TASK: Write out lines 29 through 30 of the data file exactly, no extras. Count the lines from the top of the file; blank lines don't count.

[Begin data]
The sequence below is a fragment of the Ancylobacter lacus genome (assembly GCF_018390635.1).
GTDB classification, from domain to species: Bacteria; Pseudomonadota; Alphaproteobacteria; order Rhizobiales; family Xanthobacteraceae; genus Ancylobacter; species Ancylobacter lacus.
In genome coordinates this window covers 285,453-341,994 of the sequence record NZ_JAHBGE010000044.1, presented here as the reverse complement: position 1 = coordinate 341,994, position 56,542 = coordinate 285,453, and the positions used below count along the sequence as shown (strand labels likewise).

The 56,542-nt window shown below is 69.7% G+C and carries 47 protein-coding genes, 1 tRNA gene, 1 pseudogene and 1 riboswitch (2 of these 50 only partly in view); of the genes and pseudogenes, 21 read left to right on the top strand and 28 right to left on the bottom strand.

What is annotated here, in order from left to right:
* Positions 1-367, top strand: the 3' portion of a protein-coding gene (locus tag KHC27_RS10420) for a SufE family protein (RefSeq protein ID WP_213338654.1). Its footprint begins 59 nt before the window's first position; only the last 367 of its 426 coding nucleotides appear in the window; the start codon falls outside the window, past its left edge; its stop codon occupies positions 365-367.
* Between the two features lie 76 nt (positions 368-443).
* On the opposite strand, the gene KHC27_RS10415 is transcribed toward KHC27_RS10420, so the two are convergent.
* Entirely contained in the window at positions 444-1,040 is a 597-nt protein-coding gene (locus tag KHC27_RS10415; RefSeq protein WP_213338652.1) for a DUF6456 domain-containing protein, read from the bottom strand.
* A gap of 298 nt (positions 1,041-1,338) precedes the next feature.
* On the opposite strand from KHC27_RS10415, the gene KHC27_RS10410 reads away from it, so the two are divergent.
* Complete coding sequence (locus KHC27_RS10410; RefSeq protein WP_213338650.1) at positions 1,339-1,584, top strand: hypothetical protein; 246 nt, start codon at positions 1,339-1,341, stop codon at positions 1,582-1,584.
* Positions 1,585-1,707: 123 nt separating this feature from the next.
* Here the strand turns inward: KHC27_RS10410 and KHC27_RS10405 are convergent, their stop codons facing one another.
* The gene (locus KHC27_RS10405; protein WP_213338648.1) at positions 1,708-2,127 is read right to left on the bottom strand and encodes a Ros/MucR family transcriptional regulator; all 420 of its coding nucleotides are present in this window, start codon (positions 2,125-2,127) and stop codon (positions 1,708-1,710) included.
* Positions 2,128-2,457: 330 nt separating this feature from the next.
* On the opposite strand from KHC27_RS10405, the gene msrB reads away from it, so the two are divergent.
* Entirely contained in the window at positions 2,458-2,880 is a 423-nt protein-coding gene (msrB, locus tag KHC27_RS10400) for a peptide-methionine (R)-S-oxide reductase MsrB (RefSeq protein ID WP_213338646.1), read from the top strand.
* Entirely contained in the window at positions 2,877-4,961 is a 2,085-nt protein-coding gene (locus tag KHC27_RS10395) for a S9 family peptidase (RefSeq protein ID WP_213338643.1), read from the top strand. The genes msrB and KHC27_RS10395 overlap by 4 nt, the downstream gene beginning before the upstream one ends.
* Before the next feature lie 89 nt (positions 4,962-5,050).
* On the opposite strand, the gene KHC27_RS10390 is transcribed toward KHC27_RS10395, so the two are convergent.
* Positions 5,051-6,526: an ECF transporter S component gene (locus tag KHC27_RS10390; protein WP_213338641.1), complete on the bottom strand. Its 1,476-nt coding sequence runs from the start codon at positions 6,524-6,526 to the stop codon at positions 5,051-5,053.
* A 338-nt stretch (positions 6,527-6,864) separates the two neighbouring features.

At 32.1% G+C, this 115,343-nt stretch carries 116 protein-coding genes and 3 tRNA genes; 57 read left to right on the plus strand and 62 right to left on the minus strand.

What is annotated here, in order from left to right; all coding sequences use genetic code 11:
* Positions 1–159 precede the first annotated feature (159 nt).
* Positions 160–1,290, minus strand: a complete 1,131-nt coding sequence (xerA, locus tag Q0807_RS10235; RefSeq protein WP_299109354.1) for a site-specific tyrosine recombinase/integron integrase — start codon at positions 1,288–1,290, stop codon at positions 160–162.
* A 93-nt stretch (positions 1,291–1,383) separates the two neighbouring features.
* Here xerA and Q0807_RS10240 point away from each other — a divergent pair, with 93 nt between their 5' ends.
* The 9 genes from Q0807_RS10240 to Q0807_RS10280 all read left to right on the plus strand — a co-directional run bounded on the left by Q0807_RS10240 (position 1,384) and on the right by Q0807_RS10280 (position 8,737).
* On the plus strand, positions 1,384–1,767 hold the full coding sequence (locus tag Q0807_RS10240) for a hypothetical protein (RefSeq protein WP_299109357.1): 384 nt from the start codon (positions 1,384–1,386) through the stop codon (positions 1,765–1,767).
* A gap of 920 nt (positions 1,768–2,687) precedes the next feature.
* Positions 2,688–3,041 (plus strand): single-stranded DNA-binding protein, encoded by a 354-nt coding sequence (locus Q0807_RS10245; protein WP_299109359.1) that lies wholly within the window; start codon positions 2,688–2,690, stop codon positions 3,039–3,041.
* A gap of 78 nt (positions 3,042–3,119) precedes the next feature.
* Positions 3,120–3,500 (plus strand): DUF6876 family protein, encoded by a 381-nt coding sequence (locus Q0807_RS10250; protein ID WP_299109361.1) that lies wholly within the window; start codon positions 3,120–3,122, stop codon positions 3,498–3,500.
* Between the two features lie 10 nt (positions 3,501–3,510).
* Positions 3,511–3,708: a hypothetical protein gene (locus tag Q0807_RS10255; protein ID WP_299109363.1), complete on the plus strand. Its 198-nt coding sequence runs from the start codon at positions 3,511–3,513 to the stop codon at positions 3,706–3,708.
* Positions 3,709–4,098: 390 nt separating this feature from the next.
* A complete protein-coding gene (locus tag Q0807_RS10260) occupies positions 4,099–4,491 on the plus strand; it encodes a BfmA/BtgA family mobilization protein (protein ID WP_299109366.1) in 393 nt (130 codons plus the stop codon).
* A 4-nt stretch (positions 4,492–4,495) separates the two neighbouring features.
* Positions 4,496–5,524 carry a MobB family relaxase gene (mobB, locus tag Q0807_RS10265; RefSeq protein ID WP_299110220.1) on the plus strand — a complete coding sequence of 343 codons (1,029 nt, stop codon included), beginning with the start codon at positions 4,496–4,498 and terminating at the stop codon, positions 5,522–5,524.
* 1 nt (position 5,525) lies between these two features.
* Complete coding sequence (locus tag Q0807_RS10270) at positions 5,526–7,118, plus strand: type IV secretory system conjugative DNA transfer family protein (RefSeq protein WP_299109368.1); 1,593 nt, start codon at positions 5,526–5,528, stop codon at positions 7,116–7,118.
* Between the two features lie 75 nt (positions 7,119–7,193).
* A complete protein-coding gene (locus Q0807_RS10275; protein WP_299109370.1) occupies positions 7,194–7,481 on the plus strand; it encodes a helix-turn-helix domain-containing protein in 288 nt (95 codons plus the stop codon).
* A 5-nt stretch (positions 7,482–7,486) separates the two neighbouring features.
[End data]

* Here xerA and Q0807_RS10240 point away from each other — a divergent pair, with 93 nt between their 5' ends.
* The 9 genes from Q0807_RS10240 to Q0807_RS10280 all read left to right on the plus strand — a co-directional run bounded on the left by Q0807_RS10240 (position 1,384) and on the right by Q0807_RS10280 (position 8,737).